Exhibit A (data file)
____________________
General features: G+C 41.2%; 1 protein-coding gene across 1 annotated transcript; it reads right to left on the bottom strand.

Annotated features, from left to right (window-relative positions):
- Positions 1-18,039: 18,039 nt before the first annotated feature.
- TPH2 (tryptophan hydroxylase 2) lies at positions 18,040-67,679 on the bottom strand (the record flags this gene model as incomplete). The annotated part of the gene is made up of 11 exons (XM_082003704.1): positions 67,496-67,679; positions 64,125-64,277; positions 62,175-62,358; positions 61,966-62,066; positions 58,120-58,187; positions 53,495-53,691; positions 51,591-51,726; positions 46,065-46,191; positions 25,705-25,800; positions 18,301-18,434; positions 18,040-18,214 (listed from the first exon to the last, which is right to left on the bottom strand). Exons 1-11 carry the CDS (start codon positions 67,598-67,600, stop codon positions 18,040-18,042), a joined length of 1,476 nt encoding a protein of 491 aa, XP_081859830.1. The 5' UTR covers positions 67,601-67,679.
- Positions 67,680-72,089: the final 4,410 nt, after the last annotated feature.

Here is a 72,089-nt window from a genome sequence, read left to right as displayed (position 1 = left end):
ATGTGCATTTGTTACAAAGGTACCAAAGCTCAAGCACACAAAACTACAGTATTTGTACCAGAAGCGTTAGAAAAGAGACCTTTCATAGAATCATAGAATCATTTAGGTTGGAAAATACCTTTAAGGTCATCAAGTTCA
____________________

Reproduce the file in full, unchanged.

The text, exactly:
General features: G+C 41.2%; 1 protein-coding gene across 1 annotated transcript; it reads right to left on the bottom strand.

Annotated features, from left to right (window-relative positions):
- Positions 1-18,039: 18,039 nt before the first annotated feature.
- TPH2 (tryptophan hydroxylase 2) lies at positions 18,040-67,679 on the bottom strand (the record flags this gene model as incomplete). The annotated part of the gene is made up of 11 exons (XM_082003704.1): positions 67,496-67,679; positions 64,125-64,277; positions 62,175-62,358; positions 61,966-62,066; positions 58,120-58,187; positions 53,495-53,691; positions 51,591-51,726; positions 46,065-46,191; positions 25,705-25,800; positions 18,301-18,434; positions 18,040-18,214 (listed from the first exon to the last, which is right to left on the bottom strand). Exons 1-11 carry the CDS (start codon positions 67,598-67,600, stop codon positions 18,040-18,042), a joined length of 1,476 nt encoding a protein of 491 aa, XP_081859830.1. The 5' UTR covers positions 67,601-67,679.
- Positions 67,680-72,089: the final 4,410 nt, after the last annotated feature.

Here is a 72,089-nt window from a genome sequence, read left to right as displayed (position 1 = left end):
ATGTGCATTTGTTACAAAGGTACCAAAGCTCAAGCACACAAAACTACAGTATTTGTACCAGAAGCGTTAGAAAAGAGACCTTTCATAGAATCATAGAATCATTTAGGTTGGAAAATACCTTTAAGGTCATCAAGTTCA